ISBN #: 978-0615562407
Page Count: 249
Copyright: January 9, 2012
Publisher: 3L Publishing
Fannie Mae Turner died on New Years Eve, December 31, 2008. She was the daughter of sharecroppers. She was born in a shack on a dusty, dirt road in the backwoods of Macon County, Georgia in 1922. Fannie Mae had skin the color of red Georgia clay. On the day she was born her mother screamed, not because of the difficult childbirth, but for the mere fact that her baby girl was the color of dirt with eyes as black as coal dust.
And so begins and eventually ends the life of Fannie Mae Turner from Macon County, Georgia. A true native of the Deep South, Fannie Mae Turner married and loved Henry Turner and bore five girls; Belle, Nettie, Rosalie, Christine and Elenora. They raised their daughters very much in the same way that Fannie's mother had raised her to be God-fearing, hard-working girls who knew how to be strong when called upon. Each girl was as different as her name. Belle, the oldest, was called Lil Buck after her grandpa Buck. Nettie, the second girl, was nicknamed Sis. Rosalie was called Big Red, because she was the same color as her mother. Christine was called Sweetie Pie. And, Elenora went by the name Girlie.
Miss Fannie Mae's Girls is a novel about a woman and her family in the Deep South. Beginning with Miss Fannie Mae's death, Mr. Batchelor holds us captive as he writes about the bigotry of the South, the loss of her father to the KKK, the raising of a family, and the reunion of the daughters as they carry out the plan their mama made for her funeral. As the five, very different girls work together to honor their mother, they find they are not so different after all. They are all Fannie Mae's girls.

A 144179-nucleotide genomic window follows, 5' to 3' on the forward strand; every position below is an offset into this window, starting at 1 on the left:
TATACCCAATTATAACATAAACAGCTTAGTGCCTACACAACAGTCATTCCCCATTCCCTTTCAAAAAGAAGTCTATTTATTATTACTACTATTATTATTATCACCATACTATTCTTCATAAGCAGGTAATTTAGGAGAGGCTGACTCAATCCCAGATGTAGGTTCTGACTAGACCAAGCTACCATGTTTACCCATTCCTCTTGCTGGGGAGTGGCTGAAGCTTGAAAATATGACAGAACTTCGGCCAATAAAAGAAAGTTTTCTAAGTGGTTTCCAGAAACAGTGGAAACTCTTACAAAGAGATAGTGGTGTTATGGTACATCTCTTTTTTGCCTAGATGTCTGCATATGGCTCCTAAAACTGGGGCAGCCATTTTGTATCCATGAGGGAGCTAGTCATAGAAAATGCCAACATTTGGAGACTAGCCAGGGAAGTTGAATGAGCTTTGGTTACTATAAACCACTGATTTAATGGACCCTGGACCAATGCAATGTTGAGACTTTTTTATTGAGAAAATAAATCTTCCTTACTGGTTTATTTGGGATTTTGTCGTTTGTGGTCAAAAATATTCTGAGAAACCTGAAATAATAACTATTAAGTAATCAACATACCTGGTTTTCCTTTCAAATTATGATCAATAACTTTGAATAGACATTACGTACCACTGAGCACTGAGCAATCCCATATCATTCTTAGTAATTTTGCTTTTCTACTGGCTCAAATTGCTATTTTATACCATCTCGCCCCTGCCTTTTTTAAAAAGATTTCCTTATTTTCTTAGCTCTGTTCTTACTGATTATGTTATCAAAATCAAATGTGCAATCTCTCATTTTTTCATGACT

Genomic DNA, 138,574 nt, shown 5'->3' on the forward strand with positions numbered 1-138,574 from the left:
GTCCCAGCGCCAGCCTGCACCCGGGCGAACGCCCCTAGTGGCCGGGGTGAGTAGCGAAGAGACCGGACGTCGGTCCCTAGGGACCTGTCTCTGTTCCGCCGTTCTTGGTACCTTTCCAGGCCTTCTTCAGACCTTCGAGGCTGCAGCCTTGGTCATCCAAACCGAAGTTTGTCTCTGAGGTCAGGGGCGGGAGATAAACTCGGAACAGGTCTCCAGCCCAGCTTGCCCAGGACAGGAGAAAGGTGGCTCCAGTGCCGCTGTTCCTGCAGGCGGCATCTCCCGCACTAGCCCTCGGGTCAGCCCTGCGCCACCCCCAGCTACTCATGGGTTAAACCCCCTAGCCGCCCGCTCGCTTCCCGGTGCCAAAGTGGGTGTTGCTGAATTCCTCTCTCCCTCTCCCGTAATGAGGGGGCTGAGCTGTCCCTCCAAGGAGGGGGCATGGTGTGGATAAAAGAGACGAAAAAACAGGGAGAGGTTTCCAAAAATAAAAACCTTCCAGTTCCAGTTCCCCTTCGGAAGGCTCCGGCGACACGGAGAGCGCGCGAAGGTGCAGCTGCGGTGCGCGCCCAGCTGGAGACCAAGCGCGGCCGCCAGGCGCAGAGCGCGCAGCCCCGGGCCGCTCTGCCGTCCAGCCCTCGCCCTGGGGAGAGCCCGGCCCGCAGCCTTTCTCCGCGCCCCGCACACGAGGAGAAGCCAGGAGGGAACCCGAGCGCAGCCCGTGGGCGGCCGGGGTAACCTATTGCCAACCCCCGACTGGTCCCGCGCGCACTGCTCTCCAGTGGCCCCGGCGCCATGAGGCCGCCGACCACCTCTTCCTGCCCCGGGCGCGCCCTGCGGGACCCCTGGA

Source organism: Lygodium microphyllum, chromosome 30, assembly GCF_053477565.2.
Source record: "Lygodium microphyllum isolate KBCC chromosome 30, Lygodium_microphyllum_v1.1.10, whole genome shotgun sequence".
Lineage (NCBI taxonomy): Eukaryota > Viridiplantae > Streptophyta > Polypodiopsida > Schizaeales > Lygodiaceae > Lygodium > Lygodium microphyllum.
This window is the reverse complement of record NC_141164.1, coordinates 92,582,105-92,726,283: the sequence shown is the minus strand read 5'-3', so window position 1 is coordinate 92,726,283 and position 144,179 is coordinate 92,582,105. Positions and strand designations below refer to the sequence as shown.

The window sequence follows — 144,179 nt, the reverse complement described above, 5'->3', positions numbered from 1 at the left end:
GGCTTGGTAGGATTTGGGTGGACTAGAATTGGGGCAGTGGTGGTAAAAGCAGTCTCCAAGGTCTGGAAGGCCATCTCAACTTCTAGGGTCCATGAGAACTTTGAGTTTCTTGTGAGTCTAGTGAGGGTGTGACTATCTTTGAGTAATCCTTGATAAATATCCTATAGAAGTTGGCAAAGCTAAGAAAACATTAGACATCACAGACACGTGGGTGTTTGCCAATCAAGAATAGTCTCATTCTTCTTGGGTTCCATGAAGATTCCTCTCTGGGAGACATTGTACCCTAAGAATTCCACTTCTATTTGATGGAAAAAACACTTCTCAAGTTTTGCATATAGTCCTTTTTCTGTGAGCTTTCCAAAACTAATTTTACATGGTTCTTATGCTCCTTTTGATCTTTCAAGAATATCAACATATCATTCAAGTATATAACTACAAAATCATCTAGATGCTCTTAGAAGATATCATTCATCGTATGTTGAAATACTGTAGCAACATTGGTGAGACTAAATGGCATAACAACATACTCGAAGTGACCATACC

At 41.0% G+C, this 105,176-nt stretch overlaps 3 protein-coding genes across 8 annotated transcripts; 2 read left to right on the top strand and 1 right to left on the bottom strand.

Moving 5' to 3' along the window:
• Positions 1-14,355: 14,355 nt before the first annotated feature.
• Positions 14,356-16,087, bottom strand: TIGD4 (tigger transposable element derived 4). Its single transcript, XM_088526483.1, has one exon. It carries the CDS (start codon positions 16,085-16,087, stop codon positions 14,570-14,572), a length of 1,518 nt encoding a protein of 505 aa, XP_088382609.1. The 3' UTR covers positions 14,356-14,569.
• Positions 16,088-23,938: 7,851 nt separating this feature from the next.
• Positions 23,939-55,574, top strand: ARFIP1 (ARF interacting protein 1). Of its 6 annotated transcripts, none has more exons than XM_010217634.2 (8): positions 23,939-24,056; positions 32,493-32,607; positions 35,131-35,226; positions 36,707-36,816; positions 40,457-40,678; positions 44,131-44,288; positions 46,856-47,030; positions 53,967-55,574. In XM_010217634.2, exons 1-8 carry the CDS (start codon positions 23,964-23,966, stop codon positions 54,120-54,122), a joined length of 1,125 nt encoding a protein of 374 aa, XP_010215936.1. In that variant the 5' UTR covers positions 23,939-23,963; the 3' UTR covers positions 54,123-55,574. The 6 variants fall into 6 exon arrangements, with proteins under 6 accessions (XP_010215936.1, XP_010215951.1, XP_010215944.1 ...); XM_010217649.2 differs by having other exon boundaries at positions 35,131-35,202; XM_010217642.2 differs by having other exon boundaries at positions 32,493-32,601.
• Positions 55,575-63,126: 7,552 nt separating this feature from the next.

Although a majority of the story carries on after her death, Miss Fannie Mae has a huge presence in this story. The memories shared, and the recipes, which leave your mouth watering, make it seem as if she is hanging over every word. This is a story of life, loss, unity and the personal growth of each of the strong personalities involved. The reconciliation of the past with the present is especially pleasing, in regards to the descendants of the men who discriminated against Miss Fannie Mae's family. My favorite character was Marshall Tate, and his over-the-top flamboyant self. I would love to have him as a best friend!
I identified the most with Belle, the ever-loyal caretaker of the family. Each of the characters leave an impression well after the end of the book.
Miss Fannie Mae's Girls is a touching story, deep in culture and family dynamics. Mr. Batchelor shows us a strong premise for remembering where we come from, and how we are shaped. I loved this book, as I love my own family; quirky characters and all.